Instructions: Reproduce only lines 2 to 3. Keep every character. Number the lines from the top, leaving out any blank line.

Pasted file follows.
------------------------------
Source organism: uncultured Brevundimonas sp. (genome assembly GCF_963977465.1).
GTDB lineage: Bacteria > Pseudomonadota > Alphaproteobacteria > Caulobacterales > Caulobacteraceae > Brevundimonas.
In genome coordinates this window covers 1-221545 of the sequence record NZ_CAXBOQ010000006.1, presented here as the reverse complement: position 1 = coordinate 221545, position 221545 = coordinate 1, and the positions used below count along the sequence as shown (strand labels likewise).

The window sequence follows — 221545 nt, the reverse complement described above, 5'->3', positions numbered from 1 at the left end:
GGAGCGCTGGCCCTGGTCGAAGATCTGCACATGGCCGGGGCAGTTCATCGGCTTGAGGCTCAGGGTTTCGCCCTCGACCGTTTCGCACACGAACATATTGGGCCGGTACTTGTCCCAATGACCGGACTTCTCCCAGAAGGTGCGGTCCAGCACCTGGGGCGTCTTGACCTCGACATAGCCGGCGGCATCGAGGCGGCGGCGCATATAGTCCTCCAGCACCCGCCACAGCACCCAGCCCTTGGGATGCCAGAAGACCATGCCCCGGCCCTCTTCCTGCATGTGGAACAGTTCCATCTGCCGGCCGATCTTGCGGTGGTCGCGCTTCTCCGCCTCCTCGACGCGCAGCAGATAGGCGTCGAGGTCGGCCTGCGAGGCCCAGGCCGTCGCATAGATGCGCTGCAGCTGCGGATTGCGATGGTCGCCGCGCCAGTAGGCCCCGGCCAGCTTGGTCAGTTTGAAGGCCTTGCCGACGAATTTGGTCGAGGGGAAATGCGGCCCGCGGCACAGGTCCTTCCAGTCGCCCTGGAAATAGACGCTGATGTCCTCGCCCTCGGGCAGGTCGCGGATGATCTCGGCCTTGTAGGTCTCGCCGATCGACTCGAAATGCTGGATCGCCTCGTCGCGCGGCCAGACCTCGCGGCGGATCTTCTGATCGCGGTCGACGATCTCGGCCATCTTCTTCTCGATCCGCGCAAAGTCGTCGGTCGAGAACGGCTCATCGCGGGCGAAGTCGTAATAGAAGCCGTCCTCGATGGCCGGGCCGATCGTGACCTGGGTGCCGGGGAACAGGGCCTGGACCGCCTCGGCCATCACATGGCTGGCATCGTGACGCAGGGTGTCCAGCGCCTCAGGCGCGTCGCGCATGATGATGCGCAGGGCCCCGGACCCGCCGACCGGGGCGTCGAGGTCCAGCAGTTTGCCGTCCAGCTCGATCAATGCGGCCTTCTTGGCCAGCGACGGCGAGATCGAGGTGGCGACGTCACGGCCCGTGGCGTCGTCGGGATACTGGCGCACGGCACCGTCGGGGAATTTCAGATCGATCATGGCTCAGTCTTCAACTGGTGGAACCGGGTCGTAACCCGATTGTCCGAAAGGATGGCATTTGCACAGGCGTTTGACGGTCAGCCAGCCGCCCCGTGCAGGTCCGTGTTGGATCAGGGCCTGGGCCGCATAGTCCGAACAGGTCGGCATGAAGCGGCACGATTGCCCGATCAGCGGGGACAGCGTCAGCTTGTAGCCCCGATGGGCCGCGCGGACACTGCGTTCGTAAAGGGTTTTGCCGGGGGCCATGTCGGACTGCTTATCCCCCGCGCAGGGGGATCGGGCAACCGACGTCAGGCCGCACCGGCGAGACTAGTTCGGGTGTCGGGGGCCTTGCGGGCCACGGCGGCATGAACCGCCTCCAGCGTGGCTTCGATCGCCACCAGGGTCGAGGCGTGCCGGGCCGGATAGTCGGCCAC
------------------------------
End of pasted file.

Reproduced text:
GTDB lineage: Bacteria > Pseudomonadota > Alphaproteobacteria > Caulobacterales > Caulobacteraceae > Brevundimonas.
In genome coordinates this window covers 1-221545 of the sequence record NZ_CAXBOQ010000006.1, presented here as the reverse complement: position 1 = coordinate 221545, position 221545 = coordinate 1, and the positions used below count along the sequence as shown (strand labels likewise).